Sunday, 17 October 2010

Fraisthorpe Beach

Fraisthorpe Beach looking north to Bridlington
Today, the weather was glorious with clear blue skies without a cloud to be seen. A day that demanded that we get out of the house.

We decided to take advantage of not being far from the coast wherever you are on the Yorkshire Wolds and take ourselves and the dogs to the beach. Our destination was Fraisthorpe Beach. Fraisthorpe is a hamlet just south of Bridlington now bypassed by the A165. If you turn off the main road, head through the small cluster of house and farms that is Fraisthorpe and then turn towards the sea after about a mile or so you reach Auburn Farm (I assume it's called after the beck that runs across the beach here not the hair colour). Here the farmer has turned his cliff edge land in to a rough car park which during winter months you pay a pound to park in through an honesty box system. In summer it's attended and parking will cost you the princely sum of £2. In return for your parking fee the farmer provides some toilet facillities. Quite a few cars were in the car park when we arrived whose occupants it appeared had had the same idea as us judging by the amount of dogs of all shapes and sizes on the beach.

Coastal defence relics
The sky was still cloudless and the sun was warm but an onshore breeze meant that it certainly wasn't t-shirt weather and warm layers were required. We headed down on to the beach and headed south for a mile or so. 

The beach here is dotted with large lumps of concrete that are the remnants of the defences placed on the cliff tops to thwart a German invasion. As this coastline is the fastest eroding in the UK the defences have long since dropped in to the sea and now provide somewhere for marine life to cling to and waves to crash against.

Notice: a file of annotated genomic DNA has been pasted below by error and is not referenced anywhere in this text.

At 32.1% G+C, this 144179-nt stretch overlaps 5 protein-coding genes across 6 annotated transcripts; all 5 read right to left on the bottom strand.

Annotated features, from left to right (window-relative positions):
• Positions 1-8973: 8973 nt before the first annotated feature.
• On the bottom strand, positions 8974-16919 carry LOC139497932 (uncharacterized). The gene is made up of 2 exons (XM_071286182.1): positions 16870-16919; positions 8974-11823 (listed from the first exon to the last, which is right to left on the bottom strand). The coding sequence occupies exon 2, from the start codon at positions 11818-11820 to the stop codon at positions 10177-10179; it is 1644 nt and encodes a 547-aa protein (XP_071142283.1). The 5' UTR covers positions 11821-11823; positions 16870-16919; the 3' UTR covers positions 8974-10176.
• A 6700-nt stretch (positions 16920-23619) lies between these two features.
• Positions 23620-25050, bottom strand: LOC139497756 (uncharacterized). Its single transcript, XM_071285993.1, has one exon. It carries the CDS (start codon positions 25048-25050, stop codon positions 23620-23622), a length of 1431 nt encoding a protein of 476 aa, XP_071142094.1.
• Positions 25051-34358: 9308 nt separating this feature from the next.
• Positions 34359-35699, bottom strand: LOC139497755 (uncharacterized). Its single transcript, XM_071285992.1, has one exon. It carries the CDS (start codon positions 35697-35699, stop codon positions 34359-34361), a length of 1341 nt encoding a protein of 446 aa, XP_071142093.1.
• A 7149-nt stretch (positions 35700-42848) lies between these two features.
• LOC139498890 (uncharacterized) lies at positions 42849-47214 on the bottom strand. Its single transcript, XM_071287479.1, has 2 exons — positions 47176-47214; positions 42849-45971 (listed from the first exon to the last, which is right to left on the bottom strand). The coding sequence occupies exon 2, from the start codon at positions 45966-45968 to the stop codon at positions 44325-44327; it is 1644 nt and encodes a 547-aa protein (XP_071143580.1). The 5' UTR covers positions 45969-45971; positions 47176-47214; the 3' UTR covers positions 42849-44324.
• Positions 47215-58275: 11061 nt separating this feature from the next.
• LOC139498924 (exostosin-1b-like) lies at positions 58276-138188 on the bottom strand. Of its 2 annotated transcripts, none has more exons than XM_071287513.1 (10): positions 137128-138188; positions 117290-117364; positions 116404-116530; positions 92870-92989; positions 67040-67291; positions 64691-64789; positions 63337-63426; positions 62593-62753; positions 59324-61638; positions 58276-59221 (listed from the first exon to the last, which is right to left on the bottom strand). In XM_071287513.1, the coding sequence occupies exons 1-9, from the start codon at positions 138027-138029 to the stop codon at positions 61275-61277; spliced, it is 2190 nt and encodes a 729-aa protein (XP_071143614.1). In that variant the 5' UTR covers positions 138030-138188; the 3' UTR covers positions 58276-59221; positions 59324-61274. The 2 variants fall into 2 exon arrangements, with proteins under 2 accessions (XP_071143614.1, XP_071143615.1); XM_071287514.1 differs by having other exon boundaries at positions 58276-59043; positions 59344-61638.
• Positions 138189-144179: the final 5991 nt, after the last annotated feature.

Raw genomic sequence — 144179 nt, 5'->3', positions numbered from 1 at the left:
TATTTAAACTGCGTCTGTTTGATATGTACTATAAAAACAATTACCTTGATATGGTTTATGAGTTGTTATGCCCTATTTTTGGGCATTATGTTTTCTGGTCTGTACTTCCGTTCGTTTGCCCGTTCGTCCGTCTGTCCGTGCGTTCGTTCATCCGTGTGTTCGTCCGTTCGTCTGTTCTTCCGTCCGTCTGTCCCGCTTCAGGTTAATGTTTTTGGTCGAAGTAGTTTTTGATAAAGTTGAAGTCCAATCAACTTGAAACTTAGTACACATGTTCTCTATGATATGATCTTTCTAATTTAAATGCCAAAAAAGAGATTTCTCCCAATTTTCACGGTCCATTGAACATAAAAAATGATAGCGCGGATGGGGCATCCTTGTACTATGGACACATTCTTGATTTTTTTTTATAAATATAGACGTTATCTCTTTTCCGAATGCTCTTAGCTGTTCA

I'd come prepared for my walk to the beach and worn my "Muck Boots" - heavily insulated Wellies that meant I could wander through the surf chucking rocks in to the sea for the dogs to chase. They splashed in and out of the sea enjoying the chase seemingly oblivious to what I know is a cold October North Sea.

Eroding cliffs at Fraisthorpe
Before long it was time to turn back. One of our dogs struggles to walk too far these days. On the way we stopped to inspect the crumbling cliffs. It's easy to see why they are eroded so quickly. I'm sure many people when they think of cliffs think of towering clifffs of rock like the ones at Flamborough Head that can be seen from this beach but here they are nothing more than mud. On a stormy day battered by the waves great lumps must just fall away and dissolve in to the turbulent sea.

As we drove away I knew that we'll be back at Fraisthorpe before this winter is finished. A bracing walk by the sea is just what's needed to blow the cobwebs away!

1 comment:

  1. Auburn was once a village which was lost due to coastal erosion. Now only the farm remains.